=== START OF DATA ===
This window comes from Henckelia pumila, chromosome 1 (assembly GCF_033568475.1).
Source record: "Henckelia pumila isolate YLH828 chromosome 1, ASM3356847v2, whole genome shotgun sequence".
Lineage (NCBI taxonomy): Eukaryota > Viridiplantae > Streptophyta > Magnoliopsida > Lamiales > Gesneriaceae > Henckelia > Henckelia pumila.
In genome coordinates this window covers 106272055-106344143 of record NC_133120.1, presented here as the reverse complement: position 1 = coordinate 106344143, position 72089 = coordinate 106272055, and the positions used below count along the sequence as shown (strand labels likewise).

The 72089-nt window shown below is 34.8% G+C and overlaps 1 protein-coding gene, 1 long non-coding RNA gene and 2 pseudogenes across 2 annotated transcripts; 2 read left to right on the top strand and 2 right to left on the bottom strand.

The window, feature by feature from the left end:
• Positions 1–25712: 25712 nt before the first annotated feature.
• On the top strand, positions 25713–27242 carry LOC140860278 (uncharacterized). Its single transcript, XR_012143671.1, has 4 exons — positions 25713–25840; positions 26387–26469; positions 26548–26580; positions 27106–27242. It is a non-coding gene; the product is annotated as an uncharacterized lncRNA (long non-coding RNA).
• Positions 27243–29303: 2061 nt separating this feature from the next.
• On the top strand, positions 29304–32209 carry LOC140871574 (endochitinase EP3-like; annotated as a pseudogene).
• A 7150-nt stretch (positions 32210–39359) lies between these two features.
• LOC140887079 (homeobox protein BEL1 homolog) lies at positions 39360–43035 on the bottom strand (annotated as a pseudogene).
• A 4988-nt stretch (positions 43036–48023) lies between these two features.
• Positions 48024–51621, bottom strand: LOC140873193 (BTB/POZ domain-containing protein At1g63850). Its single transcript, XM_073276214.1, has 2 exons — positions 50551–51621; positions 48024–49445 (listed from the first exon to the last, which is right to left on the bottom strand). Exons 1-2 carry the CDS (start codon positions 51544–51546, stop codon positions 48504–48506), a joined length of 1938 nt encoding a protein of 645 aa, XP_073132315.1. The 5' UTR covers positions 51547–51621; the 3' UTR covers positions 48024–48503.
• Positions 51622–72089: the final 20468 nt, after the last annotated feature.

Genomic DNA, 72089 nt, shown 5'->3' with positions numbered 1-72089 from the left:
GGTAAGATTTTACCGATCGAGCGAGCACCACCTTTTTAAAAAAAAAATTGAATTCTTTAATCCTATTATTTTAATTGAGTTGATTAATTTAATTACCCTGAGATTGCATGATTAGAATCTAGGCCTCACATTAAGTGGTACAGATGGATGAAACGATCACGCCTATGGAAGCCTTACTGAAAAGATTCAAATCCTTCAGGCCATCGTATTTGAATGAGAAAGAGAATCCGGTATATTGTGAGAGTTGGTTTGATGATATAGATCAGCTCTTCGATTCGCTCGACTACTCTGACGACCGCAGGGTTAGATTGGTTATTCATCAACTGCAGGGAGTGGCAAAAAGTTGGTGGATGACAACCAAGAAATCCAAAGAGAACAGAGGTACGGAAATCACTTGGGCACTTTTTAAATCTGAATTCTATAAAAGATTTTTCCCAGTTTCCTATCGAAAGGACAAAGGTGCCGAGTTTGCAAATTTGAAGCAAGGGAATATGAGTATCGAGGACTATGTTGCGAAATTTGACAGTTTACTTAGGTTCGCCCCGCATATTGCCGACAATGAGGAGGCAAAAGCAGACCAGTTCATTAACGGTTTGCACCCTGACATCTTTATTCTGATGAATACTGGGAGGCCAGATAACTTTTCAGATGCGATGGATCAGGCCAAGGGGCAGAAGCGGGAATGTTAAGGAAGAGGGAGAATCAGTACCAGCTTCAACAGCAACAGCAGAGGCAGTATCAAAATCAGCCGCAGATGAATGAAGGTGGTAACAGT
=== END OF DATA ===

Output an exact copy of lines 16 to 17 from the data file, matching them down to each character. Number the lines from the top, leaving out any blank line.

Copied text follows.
Genomic DNA, 72089 nt, shown 5'->3' with positions numbered 1-72089 from the left:
GGTAAGATTTTACCGATCGAGCGAGCACCACCTTTTTAAAAAAAAAATTGAATTCTTTAATCCTATTATTTTAATTGAGTTGATTAATTTAATTACCCTGAGATTGCATGATTAGAATCTAGGCCTCACATTAAGTGGTACAGATGGATGAAACGATCACGCCTATGGAAGCCTTACTGAAAAGATTCAAATCCTTCAGGCCATCGTATTTGAATGAGAAAGAGAATCCGGTATATTGTGAGAGTTGGTTTGATGATATAGATCAGCTCTTCGATTCGCTCGACTACTCTGACGACCGCAGGGTTAGATTGGTTATTCATCAACTGCAGGGAGTGGCAAAAAGTTGGTGGATGACAACCAAGAAATCCAAAGAGAACAGAGGTACGGAAATCACTTGGGCACTTTTTAAATCTGAATTCTATAAAAGATTTTTCCCAGTTTCCTATCGAAAGGACAAAGGTGCCGAGTTTGCAAATTTGAAGCAAGGGAATATGAGTATCGAGGACTATGTTGCGAAATTTGACAGTTTACTTAGGTTCGCCCCGCATATTGCCGACAATGAGGAGGCAAAAGCAGACCAGTTCATTAACGGTTTGCACCCTGACATCTTTATTCTGATGAATACTGGGAGGCCAGATAACTTTTCAGATGCGATGGATCAGGCCAAGGGGCAGAAGCGGGAATGTTAAGGAAGAGGGAGAATCAGTACCAGCTTCAACAGCAACAGCAGAGGCAGTATCAAAATCAGCCGCAGATGAATGAAGGTGGTAACAGT